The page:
It is quite possible to employ religious language to justify ignoring the environment: “It is God’s will”, “It is kamma”, “We just get enlightened and leave all this behind”, and so on. This is what Ken Wilber calls the “elevationist” fallacy, the inverse of the reductionist fallacy. Take any problem and view it in light of the Absolute and it goes away. This misuse of religious philosophy is very common in Buddhism. When I was a young monk, I mentioned to one of the seniors that the path to my kuti was muddy, slippery and dangerous. He responded, “What a great chance to develop mindfulness!” No: mindfulness means recognizing the problem and fixing the path. Overcoming the elevationist fallacy is one of the great benefits of studying the Vinaya. The Buddha never does this. He invariable addresses the problem directly before him: fix the path.
Moreover, religions systematically redirect our attention away from such genuine pressing issues as climate change, and towards their own petty, self-interested concerns. Evangelicals are obsessed with controlling women’s bodies and what people do in the bedrooms; Hindus with working off their karma; Buddhists with offering things to monks so they can go to heaven; Muslims with railing against the injustices of the profane world, and so on. These are the mainstream content and direction of religious sermons, which create a climate and a conversation within the community.
It manifests in ways big and small. Monasteries are built to look like the ancient architecture in a far away country, regardless of the different environment and climate. When on alms round, I am regularly given environmentally destructive bottles of drinking water, because the hungry ghosts need something to drink.
We have, of course, seen this in the Buddhist context of women’s ordination. To grant women equal rights, and to recognize the importance of doing this within a religious sphere, is elementary. Any primary school child can tell you that it’s wrong to treat girls as lesser. Yet even this simple ethical change has proven impossible for many members of the Sangha. The Wat Pa Pong Sangha reacted hysterically to the reality of women’s ordination, with petitions, boycotts, delegations, press conferences, and a whole raft of other attempts to undermine ordination for women. The ordination immediately prompted calls for taking Bodhinyana monastery away from Ajahn Brahm, which of course reveals the self-interest underlying the whole problem. Many, perhaps most, of these monks were not sexist before they came to the monastery. They grew up in families with mothers and sisters and female friends. But the corrosive effect of institutional narrow-mindedness slowly erodes the capacity for moral courage and perspective.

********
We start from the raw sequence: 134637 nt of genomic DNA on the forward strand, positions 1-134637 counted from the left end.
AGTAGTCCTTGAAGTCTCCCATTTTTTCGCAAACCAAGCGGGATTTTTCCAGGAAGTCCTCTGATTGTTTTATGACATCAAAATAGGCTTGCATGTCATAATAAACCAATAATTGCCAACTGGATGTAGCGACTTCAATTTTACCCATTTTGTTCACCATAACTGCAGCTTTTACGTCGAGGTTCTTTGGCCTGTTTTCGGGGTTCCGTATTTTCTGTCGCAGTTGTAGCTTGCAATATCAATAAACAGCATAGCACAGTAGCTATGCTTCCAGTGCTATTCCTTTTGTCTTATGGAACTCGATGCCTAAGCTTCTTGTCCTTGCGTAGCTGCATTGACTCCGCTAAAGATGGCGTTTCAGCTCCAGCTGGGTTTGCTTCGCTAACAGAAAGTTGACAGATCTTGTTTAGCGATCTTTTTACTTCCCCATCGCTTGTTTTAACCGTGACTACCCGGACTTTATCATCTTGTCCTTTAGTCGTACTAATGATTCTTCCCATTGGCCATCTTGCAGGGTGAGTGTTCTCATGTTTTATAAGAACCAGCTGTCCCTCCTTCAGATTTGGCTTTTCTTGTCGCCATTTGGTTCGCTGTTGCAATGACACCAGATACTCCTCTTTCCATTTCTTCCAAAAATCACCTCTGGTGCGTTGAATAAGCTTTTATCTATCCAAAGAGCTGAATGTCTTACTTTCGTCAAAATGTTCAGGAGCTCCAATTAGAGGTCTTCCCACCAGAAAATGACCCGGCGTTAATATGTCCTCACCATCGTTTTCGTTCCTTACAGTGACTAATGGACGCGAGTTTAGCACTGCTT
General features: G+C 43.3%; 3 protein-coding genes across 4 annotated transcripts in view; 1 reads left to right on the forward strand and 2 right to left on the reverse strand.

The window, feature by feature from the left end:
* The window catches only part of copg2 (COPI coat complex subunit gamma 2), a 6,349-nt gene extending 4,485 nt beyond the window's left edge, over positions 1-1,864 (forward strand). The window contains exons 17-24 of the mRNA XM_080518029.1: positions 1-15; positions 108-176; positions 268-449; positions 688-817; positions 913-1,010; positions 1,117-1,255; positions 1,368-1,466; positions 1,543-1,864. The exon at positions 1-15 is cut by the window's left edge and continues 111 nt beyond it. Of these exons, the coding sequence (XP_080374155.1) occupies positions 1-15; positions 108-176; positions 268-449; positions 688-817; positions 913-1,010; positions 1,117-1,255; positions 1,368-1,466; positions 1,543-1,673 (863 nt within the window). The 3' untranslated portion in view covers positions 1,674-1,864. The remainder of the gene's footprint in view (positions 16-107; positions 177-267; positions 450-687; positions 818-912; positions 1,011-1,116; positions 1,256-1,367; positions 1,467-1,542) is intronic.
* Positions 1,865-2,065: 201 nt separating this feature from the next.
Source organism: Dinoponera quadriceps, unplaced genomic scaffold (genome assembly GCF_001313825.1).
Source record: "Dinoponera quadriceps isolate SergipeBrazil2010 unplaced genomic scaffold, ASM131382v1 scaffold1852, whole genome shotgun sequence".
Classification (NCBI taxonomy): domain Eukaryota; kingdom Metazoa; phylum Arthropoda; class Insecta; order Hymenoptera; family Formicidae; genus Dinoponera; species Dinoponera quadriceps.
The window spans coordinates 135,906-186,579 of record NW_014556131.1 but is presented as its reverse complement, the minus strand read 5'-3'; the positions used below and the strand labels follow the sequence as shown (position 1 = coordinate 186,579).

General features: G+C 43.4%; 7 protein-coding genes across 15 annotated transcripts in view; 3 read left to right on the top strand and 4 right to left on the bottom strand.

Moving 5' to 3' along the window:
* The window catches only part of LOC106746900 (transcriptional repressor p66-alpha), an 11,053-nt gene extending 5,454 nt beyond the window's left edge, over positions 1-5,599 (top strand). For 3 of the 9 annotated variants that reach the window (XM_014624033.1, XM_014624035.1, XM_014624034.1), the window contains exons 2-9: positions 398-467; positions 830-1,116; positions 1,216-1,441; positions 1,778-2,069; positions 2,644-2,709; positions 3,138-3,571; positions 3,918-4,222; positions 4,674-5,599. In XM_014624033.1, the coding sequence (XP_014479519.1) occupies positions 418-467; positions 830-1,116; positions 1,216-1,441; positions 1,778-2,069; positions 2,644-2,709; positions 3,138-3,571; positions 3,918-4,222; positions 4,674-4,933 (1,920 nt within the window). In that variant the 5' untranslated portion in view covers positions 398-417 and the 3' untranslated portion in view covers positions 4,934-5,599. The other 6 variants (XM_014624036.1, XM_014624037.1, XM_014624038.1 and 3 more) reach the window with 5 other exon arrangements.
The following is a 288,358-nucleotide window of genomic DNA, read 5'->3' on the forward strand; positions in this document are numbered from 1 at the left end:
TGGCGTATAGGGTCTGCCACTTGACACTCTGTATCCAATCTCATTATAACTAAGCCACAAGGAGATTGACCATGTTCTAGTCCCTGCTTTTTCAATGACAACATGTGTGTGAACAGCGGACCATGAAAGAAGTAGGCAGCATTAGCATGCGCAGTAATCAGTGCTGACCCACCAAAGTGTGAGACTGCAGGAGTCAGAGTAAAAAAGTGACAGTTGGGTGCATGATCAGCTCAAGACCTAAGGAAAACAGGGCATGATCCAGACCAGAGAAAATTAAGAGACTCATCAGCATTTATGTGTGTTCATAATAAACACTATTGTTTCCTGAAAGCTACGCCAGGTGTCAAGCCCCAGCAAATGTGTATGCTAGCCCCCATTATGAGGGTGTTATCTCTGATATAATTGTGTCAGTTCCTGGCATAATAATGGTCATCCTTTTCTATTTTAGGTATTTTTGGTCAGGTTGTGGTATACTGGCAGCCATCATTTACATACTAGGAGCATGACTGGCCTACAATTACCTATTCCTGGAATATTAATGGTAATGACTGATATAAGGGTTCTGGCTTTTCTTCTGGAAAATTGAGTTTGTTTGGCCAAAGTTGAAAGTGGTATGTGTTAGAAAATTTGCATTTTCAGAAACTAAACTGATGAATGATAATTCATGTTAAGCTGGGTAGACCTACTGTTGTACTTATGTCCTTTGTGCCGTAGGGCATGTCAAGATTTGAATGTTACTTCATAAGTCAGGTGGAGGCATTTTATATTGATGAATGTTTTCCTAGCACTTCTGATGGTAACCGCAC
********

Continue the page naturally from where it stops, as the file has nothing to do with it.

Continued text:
Then, of course, you have the massive investment among conservative religious leaders in actively opposing climate change. See, for examples, the deranged opinions of Cardinal Pell quoted at the bottom of the Guardian article I linked to above. In reality, religions are usually aligned with the most conservative elements in society, and routinely betray their transformative promise by undermining positive change.
When was the last time a major social change was driven by religion? Slavery? Apartheid? Women’s lib? Democracy? Overthrow of dictators? Arab spring? No doubt there have been religious figures in all of these movements, but the driving force has been secular-based ethical shifts, with religion playing an ambiguous role at best.
Religion promises us a higher way of being, a way that is in alignment with a sense of the highest good. And while many followers of religions experience this on a personal level, such experience does not manifest in the actions of the religious institutions. In practice religious institutions exist to maintain traditions, support communities, and ameliorate suffering through charitable works. Even seeing these things in the most positive light we can’t expect any movement towards a radical transformation. Religion institutions are simply too invested in the status quo.